The story of the famous and influential 1960s rock band and its lead singer and composer, Jim Morrison, from his days as a UCLA film student in Los Angeles, to his untimely death in Paris, France at age 27 in 1971.
Gabriella, a Colombian immigrant, is obsessed with understanding violent crime. The current string of murders by "The Blue Blood Killer" of affluent Miami socialites provides her with ... See full summary »
The misadventures of Mickey and Mallory: outcasts, lovers, and serial killers. They travel across Route 666 conducting psychadelic mass-slaughters not for money, not for revenge, just for kicks. Glorified by the media, the pair become legendary folk heroes; their story told by the single person they leave alive at the scene of each of their slaughters. Written by
Murray Chapman <firstname.lastname@example.org>
Director of photography Robert Richardson hated the script and didn't want anything to do with the film, but director Oliver Stone used their close friendship to persuade him into accepting the job. For numerous reasons, Richardson called shooting the film a "nightmare" and one of the worst experiences of his life. The story brought up bad memories from his childhood, leading to insomnia and a dependence on sleeping pills throughout the entire shoot. During location scouting, his wife Monona Wali nearly died from an illness (and they later came close to divorcing because of the film). While filming a difficult scene he broke his finger, and the replacement cameraman cut his eye. Near the end of shooting, his brother went into a coma. However, Richardson has said that all of these problems actually provided him with the creative energy he needed to shoot the film. See more »
When Scagnetti is with the prostitute, as he starts to choke her and they roll off the bed, he is seen wearing a thong with just a string in back. When he gets up and is seen standing by the window, his underwear has changed into briefs. See more »
I do. For all eternity. 'Til you and I die, and die, and die again. 'Til death do us part.
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The end credits are superimposed over a vast amount of stock footage, ranging from the future of Mickey and Mallory, stock A-Bomb tests, childhood photos of Mickey and Mallory, time-lapse footage, scenes from the movie, and so on. See more »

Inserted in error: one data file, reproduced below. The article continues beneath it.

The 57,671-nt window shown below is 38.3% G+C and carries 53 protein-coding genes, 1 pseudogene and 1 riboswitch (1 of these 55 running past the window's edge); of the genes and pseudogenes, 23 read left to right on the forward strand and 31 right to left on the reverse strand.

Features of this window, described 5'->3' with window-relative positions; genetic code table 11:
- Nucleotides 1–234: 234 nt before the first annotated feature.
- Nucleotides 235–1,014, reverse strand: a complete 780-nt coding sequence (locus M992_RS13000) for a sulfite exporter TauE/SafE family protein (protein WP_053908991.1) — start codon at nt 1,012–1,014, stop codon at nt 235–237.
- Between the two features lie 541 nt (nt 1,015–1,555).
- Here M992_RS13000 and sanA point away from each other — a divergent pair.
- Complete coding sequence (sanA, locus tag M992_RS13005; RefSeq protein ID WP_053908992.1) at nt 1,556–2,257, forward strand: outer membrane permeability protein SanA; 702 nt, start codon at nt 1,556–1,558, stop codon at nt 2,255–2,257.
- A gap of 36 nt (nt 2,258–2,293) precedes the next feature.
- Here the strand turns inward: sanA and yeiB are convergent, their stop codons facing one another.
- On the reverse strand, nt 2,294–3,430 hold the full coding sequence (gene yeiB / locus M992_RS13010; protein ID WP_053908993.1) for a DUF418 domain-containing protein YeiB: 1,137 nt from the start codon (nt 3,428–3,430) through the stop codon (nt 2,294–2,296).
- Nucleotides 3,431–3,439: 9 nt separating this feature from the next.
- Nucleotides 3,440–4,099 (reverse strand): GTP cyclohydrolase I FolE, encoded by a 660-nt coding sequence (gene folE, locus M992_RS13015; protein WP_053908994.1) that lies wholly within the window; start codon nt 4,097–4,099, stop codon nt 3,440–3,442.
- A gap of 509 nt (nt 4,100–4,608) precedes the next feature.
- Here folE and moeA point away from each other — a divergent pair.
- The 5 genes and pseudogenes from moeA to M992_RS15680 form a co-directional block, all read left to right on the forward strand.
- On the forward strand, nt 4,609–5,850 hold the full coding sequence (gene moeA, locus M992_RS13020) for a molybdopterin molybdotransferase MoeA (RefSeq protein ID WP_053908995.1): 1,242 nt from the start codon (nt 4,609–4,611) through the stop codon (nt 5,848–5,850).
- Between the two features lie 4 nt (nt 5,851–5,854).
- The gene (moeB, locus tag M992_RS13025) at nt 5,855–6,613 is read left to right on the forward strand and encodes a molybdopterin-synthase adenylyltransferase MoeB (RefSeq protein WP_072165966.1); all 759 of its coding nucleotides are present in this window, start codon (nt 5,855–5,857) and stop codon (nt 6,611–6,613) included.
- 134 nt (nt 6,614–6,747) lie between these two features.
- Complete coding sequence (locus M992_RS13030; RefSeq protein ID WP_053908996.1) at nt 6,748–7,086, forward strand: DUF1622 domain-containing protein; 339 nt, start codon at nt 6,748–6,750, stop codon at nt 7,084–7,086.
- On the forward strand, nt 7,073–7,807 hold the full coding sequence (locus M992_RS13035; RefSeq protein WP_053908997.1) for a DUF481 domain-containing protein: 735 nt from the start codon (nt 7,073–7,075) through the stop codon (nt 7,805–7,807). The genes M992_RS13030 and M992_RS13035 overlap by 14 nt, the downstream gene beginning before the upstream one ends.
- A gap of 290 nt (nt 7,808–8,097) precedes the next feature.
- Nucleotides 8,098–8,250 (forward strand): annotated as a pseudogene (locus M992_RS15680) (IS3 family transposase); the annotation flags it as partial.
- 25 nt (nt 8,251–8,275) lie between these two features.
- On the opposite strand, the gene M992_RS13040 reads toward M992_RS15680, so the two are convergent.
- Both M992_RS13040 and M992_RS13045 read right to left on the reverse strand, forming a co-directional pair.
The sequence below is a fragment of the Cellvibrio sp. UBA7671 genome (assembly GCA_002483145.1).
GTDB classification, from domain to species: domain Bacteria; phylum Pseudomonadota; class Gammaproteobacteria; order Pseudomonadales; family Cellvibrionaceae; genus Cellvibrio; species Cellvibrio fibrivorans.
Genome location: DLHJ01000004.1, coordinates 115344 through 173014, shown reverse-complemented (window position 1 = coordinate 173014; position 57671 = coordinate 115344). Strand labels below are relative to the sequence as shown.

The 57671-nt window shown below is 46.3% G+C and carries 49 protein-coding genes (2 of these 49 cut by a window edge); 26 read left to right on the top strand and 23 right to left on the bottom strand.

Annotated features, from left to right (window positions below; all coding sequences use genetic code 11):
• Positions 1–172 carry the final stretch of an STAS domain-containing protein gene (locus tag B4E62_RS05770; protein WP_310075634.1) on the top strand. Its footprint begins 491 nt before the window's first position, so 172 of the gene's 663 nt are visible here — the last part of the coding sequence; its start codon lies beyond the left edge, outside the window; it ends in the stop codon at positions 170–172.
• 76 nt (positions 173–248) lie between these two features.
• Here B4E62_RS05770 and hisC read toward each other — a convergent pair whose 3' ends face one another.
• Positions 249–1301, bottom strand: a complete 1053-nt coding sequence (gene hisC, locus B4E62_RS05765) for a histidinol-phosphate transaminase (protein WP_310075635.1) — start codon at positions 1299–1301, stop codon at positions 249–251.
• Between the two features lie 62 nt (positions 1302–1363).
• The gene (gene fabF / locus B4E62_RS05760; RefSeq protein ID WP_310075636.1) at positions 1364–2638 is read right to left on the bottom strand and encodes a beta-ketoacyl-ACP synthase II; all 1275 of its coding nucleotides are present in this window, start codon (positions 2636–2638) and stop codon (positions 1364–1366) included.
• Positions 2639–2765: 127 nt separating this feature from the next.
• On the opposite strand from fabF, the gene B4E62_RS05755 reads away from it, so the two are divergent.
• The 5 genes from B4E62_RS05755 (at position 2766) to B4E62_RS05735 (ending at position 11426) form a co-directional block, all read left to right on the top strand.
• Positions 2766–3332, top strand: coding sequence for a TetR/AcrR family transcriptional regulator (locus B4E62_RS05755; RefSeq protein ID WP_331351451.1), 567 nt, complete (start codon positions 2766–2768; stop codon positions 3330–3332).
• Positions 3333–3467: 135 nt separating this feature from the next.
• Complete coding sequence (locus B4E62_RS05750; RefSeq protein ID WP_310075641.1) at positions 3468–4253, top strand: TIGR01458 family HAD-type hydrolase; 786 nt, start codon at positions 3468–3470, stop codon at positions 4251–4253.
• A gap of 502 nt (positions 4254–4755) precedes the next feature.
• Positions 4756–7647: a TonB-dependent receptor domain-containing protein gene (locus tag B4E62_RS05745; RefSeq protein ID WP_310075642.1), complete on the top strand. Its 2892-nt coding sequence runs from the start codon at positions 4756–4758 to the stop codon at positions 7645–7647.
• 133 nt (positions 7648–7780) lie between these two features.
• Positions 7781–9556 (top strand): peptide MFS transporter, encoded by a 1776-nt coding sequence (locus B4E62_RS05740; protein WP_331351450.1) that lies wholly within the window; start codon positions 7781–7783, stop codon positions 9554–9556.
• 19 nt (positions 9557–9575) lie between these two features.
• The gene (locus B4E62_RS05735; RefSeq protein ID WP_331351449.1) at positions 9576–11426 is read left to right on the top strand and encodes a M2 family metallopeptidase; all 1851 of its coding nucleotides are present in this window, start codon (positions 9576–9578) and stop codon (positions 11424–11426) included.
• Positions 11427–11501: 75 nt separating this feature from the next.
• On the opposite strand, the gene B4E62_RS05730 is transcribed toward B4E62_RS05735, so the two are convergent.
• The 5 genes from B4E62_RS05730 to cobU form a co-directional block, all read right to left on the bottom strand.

Truly Beautiful Movie and Enjoyable on Many Levels
"Natural Born Killers" in itself is a picture of the ironic tragedy of the satire. This movie took the media and American culture head on, challenged it and spoofed it- as a result, American pop culture kicked it up a notch to become as outrageous as the parody! On top of that, few understood Stone's film was a satire and instead accused him of promoting violence. This is a tragedy because "Natural Born Killers" really is a sharp and funny satire that helped to usher in the 90s with Tarantino's "Pulp Fiction".
Yes, it's over the top, yes, it's violent, yes, it's flashy, and most of all, yes, it works! The effect may make you a bit dizzy, it may disturb, and may even offend, but this is a truly great piece of cinema. Like its great predecessors, which it freely homages, "In Cold Blood", "Badlands", and "Bonnie & Clyde", this film is about two killers on the road who are in love. Unlikely movie stars Woody Harrelson and Juliette Lewis play Mickey and Malory. Through a few frantic and imaginative scenes we see them meet, fall in love, murder Malory's abusive father, and hit the road. These scenes are instantly unforgettable, bearing a wit that may be overt, but is funny enough to accept. Meanwhile our heroes become a media sensation thanks to the TV show "American Maniacs", hosted by Wayne Gale (Robert Downey Jr. with a British accent).
It isn't all glitz and blood splatter. Auteur Stone works with (what remains of) Tarantino's script to make all these characters into real people, and not symbols or cliches. Character motivation is related mostly through flashed images and flashbacks (as in "In Cold Blood"). The editing and superb Richardson camera work relate complex emotional states, as well as the frenzied mood of the violence. Oliver Stone does have the tendency to be peachy and over the top, but his strength in portraying sympathetic humanity over comes his weaknesses.
Under-appreciated actor Tom Sizemore ("True Romance", "Heat") plays detective Jack Scagnetti, the celebrity homicide cop who pursues and eventually captures Mickey and Malory (in what has to be one of the best, most intense arrest scenes in screen history). In the context of this film, he is a villain, but he is a human being just the same. He leads us into the second half of this picture, which has Mickey and Malory behind bars awaiting a big TV interview with Wayne Gale on Superbowl Sunday. Tensions build to one of the best climaxes a crime or prison movie ever had.
Rodney Dangerfield, Russell Means, and Tommy Lee Jones put in highly memorable appearances in supporting roles. On the director's cut DVD we see cut footage of performances from Ashley Judd (her best work) and Dennis Leary. "Natural Born Killers" is many great small parts adding up to an even better whole. All of it is accented and sealed by a very good soundtrack arranged by Trent Reznor of Nine Inch Nails (who contribute the beautiful "A Warm Place"). This is a movie you won't soon forget and will likely enjoy.
I recommend this to fans of Stone, of the movies I mentioned above, of Tarantino (he didn't approve, but as a fan of his, I did), and to anyone who is simply curious about it. It'll blow you away, in the good sense.
"Do you believe in fate?"
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